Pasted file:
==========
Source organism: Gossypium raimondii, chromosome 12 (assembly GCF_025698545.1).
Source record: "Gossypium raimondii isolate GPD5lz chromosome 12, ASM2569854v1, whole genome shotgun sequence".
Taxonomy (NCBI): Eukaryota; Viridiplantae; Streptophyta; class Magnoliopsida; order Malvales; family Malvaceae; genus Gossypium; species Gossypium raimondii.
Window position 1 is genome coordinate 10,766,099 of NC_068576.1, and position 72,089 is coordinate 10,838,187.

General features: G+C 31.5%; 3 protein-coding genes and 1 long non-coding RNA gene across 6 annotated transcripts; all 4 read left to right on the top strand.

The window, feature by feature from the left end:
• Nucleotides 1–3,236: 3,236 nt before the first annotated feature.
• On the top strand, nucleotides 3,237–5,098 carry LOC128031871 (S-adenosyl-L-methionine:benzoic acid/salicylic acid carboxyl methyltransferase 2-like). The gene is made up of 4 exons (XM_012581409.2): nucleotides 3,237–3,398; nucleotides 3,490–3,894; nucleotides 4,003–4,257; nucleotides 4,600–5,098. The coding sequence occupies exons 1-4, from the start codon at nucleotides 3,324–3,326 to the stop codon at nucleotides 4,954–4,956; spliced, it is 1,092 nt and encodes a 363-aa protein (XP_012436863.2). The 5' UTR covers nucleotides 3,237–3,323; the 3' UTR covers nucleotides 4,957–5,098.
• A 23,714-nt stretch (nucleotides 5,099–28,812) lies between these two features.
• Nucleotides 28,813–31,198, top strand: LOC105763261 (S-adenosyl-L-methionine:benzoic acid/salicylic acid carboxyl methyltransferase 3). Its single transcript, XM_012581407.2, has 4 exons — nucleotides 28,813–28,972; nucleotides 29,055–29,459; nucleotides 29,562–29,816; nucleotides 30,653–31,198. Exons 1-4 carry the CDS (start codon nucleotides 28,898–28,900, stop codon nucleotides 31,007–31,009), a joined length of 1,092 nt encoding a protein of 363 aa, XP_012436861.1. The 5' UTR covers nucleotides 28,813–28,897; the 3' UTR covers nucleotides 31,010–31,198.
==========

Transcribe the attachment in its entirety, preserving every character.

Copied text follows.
Source organism: Gossypium raimondii, chromosome 12 (assembly GCF_025698545.1).
Source record: "Gossypium raimondii isolate GPD5lz chromosome 12, ASM2569854v1, whole genome shotgun sequence".
Taxonomy (NCBI): Eukaryota; Viridiplantae; Streptophyta; class Magnoliopsida; order Malvales; family Malvaceae; genus Gossypium; species Gossypium raimondii.
Window position 1 is genome coordinate 10,766,099 of NC_068576.1, and position 72,089 is coordinate 10,838,187.

General features: G+C 31.5%; 3 protein-coding genes and 1 long non-coding RNA gene across 6 annotated transcripts; all 4 read left to right on the top strand.

The window, feature by feature from the left end:
• Nucleotides 1–3,236: 3,236 nt before the first annotated feature.
• On the top strand, nucleotides 3,237–5,098 carry LOC128031871 (S-adenosyl-L-methionine:benzoic acid/salicylic acid carboxyl methyltransferase 2-like). The gene is made up of 4 exons (XM_012581409.2): nucleotides 3,237–3,398; nucleotides 3,490–3,894; nucleotides 4,003–4,257; nucleotides 4,600–5,098. The coding sequence occupies exons 1-4, from the start codon at nucleotides 3,324–3,326 to the stop codon at nucleotides 4,954–4,956; spliced, it is 1,092 nt and encodes a 363-aa protein (XP_012436863.2). The 5' UTR covers nucleotides 3,237–3,323; the 3' UTR covers nucleotides 4,957–5,098.
• A 23,714-nt stretch (nucleotides 5,099–28,812) lies between these two features.
• Nucleotides 28,813–31,198, top strand: LOC105763261 (S-adenosyl-L-methionine:benzoic acid/salicylic acid carboxyl methyltransferase 3). Its single transcript, XM_012581407.2, has 4 exons — nucleotides 28,813–28,972; nucleotides 29,055–29,459; nucleotides 29,562–29,816; nucleotides 30,653–31,198. Exons 1-4 carry the CDS (start codon nucleotides 28,898–28,900, stop codon nucleotides 31,007–31,009), a joined length of 1,092 nt encoding a protein of 363 aa, XP_012436861.1. The 5' UTR covers nucleotides 28,813–28,897; the 3' UTR covers nucleotides 31,010–31,198.